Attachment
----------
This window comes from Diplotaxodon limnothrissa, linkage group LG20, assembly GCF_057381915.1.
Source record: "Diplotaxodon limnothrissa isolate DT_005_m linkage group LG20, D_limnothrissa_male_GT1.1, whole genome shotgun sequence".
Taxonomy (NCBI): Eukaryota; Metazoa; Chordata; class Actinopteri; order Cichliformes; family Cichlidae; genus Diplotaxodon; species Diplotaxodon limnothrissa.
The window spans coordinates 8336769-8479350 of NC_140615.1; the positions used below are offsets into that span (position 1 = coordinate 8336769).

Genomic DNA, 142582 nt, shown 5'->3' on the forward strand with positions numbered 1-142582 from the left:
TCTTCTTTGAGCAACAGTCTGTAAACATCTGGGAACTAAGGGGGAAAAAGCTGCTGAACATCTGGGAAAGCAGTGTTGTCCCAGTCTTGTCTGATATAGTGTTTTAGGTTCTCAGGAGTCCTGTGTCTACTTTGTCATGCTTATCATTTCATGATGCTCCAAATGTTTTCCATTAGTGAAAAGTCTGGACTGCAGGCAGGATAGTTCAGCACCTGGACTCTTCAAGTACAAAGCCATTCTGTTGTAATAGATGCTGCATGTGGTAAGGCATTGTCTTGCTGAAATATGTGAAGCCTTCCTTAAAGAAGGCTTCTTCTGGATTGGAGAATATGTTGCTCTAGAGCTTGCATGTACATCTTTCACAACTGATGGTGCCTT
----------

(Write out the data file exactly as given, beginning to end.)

This window comes from Diplotaxodon limnothrissa, linkage group LG20, assembly GCF_057381915.1.
Source record: "Diplotaxodon limnothrissa isolate DT_005_m linkage group LG20, D_limnothrissa_male_GT1.1, whole genome shotgun sequence".
Taxonomy (NCBI): Eukaryota; Metazoa; Chordata; class Actinopteri; order Cichliformes; family Cichlidae; genus Diplotaxodon; species Diplotaxodon limnothrissa.
The window spans coordinates 8336769-8479350 of NC_140615.1; the positions used below are offsets into that span (position 1 = coordinate 8336769).

Genomic DNA, 142582 nt, shown 5'->3' on the forward strand with positions numbered 1-142582 from the left:
TCTTCTTTGAGCAACAGTCTGTAAACATCTGGGAACTAAGGGGGAAAAAGCTGCTGAACATCTGGGAAAGCAGTGTTGTCCCAGTCTTGTCTGATATAGTGTTTTAGGTTCTCAGGAGTCCTGTGTCTACTTTGTCATGCTTATCATTTCATGATGCTCCAAATGTTTTCCATTAGTGAAAAGTCTGGACTGCAGGCAGGATAGTTCAGCACCTGGACTCTTCAAGTACAAAGCCATTCTGTTGTAATAGATGCTGCATGTGGTAAGGCATTGTCTTGCTGAAATATGTGAAGCCTTCCTTAAAGAAGGCTTCTTCTGGATTGGAGAATATGTTGCTCTAGAGCTTGCATGTACATCTTTCACAACTGATGGTGCCTT